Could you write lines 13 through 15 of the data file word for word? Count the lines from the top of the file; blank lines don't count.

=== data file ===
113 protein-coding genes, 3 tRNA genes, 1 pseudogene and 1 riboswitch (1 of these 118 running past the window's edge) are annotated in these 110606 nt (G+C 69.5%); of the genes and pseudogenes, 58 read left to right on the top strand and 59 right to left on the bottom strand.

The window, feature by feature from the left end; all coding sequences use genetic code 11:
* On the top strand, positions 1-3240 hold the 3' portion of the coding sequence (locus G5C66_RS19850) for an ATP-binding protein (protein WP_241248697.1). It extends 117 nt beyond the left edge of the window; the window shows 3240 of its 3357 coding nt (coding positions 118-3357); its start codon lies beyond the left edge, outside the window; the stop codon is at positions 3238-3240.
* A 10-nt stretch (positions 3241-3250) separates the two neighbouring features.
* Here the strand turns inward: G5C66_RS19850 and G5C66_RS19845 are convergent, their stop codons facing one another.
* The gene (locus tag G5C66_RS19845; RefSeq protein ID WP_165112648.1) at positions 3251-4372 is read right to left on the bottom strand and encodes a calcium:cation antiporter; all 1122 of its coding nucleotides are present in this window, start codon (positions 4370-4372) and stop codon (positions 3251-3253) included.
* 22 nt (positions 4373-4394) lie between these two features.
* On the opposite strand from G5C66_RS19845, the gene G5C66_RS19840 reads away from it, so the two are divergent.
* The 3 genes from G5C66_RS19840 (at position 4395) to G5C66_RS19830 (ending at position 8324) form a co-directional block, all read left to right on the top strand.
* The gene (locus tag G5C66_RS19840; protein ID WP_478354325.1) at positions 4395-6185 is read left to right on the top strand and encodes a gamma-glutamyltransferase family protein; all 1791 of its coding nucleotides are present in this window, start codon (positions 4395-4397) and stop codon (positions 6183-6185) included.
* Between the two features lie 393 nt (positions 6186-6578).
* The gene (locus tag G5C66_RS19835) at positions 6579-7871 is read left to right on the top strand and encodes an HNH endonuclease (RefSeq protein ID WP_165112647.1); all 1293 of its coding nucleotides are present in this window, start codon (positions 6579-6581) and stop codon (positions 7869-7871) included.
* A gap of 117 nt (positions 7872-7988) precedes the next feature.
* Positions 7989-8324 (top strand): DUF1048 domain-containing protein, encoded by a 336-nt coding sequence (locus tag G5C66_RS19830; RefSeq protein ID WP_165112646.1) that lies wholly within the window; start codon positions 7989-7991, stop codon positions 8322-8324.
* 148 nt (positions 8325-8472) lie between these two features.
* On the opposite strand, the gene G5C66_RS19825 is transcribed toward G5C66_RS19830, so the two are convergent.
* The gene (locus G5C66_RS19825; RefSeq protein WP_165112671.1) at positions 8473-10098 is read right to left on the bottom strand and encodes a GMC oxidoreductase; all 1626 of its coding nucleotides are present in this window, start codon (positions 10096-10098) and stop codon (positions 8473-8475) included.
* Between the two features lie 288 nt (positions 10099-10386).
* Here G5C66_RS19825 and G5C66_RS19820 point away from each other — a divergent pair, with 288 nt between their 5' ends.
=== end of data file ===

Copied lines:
* A gap of 117 nt (positions 7872-7988) precedes the next feature.
* Positions 7989-8324 (top strand): DUF1048 domain-containing protein, encoded by a 336-nt coding sequence (locus tag G5C66_RS19830; RefSeq protein ID WP_165112646.1) that lies wholly within the window; start codon positions 7989-7991, stop codon positions 8322-8324.
* 148 nt (positions 8325-8472) lie between these two features.